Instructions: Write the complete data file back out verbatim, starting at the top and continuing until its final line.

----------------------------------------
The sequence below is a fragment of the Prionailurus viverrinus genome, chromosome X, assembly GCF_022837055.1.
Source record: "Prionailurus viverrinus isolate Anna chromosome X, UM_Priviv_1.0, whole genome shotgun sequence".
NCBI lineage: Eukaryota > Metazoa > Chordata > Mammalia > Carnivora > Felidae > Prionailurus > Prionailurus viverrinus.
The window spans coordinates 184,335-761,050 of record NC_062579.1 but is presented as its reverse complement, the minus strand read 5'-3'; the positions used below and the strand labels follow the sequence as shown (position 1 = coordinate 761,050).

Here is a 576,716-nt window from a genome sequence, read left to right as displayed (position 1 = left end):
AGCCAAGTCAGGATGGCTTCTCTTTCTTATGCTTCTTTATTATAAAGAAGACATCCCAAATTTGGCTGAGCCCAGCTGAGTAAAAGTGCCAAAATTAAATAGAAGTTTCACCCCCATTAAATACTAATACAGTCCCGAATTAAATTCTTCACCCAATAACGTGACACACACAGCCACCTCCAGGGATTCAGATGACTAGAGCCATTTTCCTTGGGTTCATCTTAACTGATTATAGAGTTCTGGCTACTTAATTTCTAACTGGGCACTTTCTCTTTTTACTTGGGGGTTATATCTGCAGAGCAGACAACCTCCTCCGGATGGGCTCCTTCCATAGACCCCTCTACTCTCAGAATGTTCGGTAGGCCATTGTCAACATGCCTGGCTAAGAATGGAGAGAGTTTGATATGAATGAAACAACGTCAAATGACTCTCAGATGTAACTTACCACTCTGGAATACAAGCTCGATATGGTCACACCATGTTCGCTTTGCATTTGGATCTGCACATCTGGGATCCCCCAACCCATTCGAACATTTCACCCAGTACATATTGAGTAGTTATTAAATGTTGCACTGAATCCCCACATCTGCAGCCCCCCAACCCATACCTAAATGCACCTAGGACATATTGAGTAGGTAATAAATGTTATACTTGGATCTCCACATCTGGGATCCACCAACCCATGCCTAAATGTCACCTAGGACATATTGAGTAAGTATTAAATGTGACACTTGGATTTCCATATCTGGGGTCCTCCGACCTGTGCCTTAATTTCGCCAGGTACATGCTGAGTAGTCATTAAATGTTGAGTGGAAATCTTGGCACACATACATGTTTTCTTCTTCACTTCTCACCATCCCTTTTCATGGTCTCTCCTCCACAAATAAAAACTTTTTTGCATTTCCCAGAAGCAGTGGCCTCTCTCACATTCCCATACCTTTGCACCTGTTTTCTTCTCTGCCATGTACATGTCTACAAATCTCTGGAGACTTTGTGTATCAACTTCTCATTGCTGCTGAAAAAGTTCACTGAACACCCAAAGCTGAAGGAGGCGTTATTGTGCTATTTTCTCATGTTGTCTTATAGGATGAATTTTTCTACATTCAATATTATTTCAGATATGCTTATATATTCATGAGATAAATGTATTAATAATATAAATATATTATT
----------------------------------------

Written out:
The sequence below is a fragment of the Prionailurus viverrinus genome, chromosome X, assembly GCF_022837055.1.
Source record: "Prionailurus viverrinus isolate Anna chromosome X, UM_Priviv_1.0, whole genome shotgun sequence".
NCBI lineage: Eukaryota > Metazoa > Chordata > Mammalia > Carnivora > Felidae > Prionailurus > Prionailurus viverrinus.
The window spans coordinates 184,335-761,050 of record NC_062579.1 but is presented as its reverse complement, the minus strand read 5'-3'; the positions used below and the strand labels follow the sequence as shown (position 1 = coordinate 761,050).

Here is a 576,716-nt window from a genome sequence, read left to right as displayed (position 1 = left end):
AGCCAAGTCAGGATGGCTTCTCTTTCTTATGCTTCTTTATTATAAAGAAGACATCCCAAATTTGGCTGAGCCCAGCTGAGTAAAAGTGCCAAAATTAAATAGAAGTTTCACCCCCATTAAATACTAATACAGTCCCGAATTAAATTCTTCACCCAATAACGTGACACACACAGCCACCTCCAGGGATTCAGATGACTAGAGCCATTTTCCTTGGGTTCATCTTAACTGATTATAGAGTTCTGGCTACTTAATTTCTAACTGGGCACTTTCTCTTTTTACTTGGGGGTTATATCTGCAGAGCAGACAACCTCCTCCGGATGGGCTCCTTCCATAGACCCCTCTACTCTCAGAATGTTCGGTAGGCCATTGTCAACATGCCTGGCTAAGAATGGAGAGAGTTTGATATGAATGAAACAACGTCAAATGACTCTCAGATGTAACTTACCACTCTGGAATACAAGCTCGATATGGTCACACCATGTTCGCTTTGCATTTGGATCTGCACATCTGGGATCCCCCAACCCATTCGAACATTTCACCCAGTACATATTGAGTAGTTATTAAATGTTGCACTGAATCCCCACATCTGCAGCCCCCCAACCCATACCTAAATGCACCTAGGACATATTGAGTAGGTAATAAATGTTATACTTGGATCTCCACATCTGGGATCCACCAACCCATGCCTAAATGTCACCTAGGACATATTGAGTAAGTATTAAATGTGACACTTGGATTTCCATATCTGGGGTCCTCCGACCTGTGCCTTAATTTCGCCAGGTACATGCTGAGTAGTCATTAAATGTTGAGTGGAAATCTTGGCACACATACATGTTTTCTTCTTCACTTCTCACCATCCCTTTTCATGGTCTCTCCTCCACAAATAAAAACTTTTTTGCATTTCCCAGAAGCAGTGGCCTCTCTCACATTCCCATACCTTTGCACCTGTTTTCTTCTCTGCCATGTACATGTCTACAAATCTCTGGAGACTTTGTGTATCAACTTCTCATTGCTGCTGAAAAAGTTCACTGAACACCCAAAGCTGAAGGAGGCGTTATTGTGCTATTTTCTCATGTTGTCTTATAGGATGAATTTTTCTACATTCAATATTATTTCAGATATGCTTATATATTCATGAGATAAATGTATTAATAATATAAATATATTATT